Again, although suicide has its place in the wider gun control debate, it will not be the focus of this article, as the concern at the heart of the argument for increased gun control is derived from a desire to put an end to the sorts of mass shootings carried out in El Paso and Dayton. So, let us compare the violence inflicted by guns to the violence prevented by guns.
In 2018, Mass Shooting Tracker recorded a total of 426 mass shootings. Even when one takes into consideration that the criteria used by the site to determine a mass shooting is for four or more people to be shot (not killed), it is still a staggeringly high number. Yet, not as staggering as the results of a study ordered by the Centres for Disease Control and Prevention that stated that “Defensive use of guns by crime is a common occurrence”. Indeed, the annual estimates range from 500,000 to more than three million defensive uses, compared to 300,000 violent crimes involving firearms in 2008.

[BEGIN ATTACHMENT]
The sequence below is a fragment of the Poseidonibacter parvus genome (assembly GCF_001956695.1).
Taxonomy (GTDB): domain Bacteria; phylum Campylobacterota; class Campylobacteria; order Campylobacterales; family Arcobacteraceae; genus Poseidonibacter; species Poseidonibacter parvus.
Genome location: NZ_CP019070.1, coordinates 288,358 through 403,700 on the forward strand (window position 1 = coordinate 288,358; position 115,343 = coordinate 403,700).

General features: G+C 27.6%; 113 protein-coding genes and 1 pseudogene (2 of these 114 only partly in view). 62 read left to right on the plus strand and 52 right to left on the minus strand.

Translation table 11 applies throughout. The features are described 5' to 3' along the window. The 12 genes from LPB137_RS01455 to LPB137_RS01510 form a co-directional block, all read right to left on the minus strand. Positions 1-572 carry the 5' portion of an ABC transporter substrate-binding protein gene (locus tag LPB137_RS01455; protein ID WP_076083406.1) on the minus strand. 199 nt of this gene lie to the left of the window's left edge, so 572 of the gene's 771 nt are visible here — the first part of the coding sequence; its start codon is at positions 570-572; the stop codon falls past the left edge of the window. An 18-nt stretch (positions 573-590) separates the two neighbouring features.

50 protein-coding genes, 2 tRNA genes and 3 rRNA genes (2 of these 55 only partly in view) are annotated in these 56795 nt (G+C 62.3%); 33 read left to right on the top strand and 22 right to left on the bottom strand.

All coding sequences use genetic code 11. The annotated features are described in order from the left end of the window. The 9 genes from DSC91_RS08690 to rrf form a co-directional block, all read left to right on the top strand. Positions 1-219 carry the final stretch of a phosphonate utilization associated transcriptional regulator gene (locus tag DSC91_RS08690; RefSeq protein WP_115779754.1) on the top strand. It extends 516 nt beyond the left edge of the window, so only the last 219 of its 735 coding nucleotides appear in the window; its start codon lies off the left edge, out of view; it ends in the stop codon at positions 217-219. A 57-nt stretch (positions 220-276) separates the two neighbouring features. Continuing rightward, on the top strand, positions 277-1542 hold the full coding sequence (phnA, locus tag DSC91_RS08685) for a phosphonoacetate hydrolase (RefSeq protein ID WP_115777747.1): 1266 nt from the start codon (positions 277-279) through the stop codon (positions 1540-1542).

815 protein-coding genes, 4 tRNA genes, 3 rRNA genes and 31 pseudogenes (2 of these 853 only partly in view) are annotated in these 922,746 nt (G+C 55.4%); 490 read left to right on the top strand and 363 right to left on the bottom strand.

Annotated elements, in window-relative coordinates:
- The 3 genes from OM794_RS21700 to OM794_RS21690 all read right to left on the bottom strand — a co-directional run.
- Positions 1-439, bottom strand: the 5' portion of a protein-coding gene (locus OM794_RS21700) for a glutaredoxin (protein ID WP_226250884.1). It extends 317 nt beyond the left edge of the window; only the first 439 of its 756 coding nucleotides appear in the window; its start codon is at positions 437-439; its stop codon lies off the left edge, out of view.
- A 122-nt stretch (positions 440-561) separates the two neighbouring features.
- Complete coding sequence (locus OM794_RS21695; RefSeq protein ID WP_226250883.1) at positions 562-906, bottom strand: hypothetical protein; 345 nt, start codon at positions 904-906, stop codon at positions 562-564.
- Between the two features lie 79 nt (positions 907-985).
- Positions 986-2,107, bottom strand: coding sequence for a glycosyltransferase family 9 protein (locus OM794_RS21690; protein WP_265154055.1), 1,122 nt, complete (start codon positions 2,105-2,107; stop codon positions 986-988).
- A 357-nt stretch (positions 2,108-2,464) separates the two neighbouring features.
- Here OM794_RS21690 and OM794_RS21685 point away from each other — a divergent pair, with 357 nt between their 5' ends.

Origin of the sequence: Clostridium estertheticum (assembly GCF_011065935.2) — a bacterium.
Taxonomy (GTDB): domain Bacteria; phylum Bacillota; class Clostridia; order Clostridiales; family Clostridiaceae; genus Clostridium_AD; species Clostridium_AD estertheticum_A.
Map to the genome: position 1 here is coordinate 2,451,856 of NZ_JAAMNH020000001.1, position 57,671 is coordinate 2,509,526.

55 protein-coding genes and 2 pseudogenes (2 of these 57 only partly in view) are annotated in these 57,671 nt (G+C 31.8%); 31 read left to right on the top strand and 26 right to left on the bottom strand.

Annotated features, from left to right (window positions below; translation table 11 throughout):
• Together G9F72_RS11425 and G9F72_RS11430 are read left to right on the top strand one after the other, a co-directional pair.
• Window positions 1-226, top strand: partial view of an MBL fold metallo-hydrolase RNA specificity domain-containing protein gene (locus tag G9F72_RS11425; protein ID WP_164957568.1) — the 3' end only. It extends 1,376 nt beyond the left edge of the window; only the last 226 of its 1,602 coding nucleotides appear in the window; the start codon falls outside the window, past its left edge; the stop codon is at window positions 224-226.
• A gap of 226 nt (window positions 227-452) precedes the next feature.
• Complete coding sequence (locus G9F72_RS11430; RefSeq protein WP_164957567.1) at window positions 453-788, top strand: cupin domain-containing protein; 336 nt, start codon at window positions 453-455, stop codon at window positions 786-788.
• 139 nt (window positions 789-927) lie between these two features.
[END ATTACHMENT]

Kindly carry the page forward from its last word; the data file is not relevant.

Even if one uses the lowest estimation provided by the CDC, 500, 000 overshadows the 300,000 violent crimes estimated to have been committed in 2008. If guns are overwhelmingly being used to prevent crime more than they are being used to carry out violent crime, is the implementation of tighter gun restrictions the answer?
Remember, only a minority of gun deaths are the result of the type of sensationalised mass shootings that transpired in El Paso and Dayton. It was estimated in 2016 that 38,658 died as a result of gun violence in the US in 2016, 22,938 of which were suicides, 14,415 of which were homicides and only 71 of which were the result of a mass shooting.
So what is the answer?